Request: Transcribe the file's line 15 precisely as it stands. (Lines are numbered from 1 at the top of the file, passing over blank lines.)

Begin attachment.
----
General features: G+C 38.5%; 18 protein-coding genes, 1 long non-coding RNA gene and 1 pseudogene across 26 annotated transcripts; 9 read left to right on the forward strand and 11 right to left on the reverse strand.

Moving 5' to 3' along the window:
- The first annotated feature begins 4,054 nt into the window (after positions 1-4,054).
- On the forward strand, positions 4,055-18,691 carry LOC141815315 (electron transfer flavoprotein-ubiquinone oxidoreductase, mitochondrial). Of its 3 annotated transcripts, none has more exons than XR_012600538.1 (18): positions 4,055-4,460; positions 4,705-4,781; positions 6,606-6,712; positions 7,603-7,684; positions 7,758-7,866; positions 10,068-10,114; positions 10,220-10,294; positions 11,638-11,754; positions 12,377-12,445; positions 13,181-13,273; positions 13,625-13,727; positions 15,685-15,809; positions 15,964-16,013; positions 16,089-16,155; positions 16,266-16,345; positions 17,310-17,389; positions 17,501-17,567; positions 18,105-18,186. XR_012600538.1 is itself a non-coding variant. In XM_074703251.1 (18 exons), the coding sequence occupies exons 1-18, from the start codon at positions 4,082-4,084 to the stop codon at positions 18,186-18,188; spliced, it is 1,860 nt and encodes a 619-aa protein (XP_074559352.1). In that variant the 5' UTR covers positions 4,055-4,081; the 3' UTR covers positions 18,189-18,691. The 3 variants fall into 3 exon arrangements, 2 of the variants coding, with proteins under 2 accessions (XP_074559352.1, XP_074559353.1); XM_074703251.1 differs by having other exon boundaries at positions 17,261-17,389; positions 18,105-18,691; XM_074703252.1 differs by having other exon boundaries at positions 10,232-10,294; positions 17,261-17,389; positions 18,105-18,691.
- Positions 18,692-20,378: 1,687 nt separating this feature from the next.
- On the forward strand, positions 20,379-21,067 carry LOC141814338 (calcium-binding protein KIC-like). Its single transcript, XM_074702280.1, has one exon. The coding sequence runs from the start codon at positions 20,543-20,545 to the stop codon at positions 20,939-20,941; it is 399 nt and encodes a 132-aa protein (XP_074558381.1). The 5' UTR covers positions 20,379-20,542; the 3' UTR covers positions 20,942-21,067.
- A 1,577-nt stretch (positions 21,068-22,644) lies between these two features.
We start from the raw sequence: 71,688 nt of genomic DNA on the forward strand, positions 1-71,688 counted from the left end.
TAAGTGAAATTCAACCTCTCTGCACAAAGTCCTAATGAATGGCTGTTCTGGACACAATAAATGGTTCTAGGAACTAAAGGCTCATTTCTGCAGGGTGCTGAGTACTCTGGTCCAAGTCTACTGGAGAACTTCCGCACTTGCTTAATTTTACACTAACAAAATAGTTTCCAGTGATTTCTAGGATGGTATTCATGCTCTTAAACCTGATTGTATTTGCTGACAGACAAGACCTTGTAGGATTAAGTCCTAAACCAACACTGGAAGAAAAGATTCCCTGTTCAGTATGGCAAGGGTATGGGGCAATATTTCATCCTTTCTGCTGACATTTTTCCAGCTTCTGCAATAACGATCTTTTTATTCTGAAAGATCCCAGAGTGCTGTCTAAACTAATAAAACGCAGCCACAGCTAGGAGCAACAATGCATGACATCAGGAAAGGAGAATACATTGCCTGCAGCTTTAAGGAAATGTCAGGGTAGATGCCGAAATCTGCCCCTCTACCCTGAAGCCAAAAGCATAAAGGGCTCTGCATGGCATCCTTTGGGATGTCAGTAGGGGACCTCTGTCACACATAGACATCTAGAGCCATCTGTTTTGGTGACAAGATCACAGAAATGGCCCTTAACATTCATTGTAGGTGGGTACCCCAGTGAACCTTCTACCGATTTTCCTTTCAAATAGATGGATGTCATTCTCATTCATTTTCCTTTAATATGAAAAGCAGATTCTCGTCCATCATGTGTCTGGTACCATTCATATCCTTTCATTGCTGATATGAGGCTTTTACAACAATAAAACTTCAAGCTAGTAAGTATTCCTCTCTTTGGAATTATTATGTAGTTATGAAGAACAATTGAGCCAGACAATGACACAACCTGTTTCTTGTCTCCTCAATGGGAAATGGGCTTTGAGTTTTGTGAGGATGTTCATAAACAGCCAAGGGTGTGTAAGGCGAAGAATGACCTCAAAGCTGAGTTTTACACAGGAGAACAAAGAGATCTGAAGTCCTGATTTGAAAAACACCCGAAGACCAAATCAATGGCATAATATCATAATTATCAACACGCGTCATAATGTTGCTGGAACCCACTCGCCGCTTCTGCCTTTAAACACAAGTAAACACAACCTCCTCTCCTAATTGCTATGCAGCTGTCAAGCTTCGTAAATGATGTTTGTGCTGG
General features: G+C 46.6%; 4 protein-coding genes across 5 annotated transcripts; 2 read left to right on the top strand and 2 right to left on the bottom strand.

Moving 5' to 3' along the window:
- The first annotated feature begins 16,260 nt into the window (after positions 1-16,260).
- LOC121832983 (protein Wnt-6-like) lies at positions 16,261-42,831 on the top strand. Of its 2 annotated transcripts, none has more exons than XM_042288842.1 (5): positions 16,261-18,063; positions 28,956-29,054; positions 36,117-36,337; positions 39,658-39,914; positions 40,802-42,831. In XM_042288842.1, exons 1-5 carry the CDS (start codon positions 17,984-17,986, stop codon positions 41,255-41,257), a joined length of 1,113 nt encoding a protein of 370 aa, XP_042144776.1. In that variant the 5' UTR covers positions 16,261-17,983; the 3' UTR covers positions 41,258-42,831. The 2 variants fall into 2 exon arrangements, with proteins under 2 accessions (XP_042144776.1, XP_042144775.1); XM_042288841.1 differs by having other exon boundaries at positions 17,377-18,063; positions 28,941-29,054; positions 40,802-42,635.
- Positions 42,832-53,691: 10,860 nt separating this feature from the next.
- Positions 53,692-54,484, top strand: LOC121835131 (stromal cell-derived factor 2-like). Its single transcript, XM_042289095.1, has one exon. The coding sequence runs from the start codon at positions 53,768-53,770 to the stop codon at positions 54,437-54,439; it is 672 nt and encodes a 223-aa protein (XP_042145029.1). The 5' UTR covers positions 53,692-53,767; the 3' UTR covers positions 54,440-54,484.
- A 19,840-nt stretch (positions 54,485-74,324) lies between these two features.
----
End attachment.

- Positions 53,692-54,484, top strand: LOC121835131 (stromal cell-derived factor 2-like). Its single transcript, XM_042289095.1, has one exon. The coding sequence runs from the start codon at positions 53,768-53,770 to the stop codon at positions 54,437-54,439; it is 672 nt and encodes a 223-aa protein (XP_042145029.1). The 5' UTR covers positions 53,692-53,767; the 3' UTR covers positions 54,440-54,484.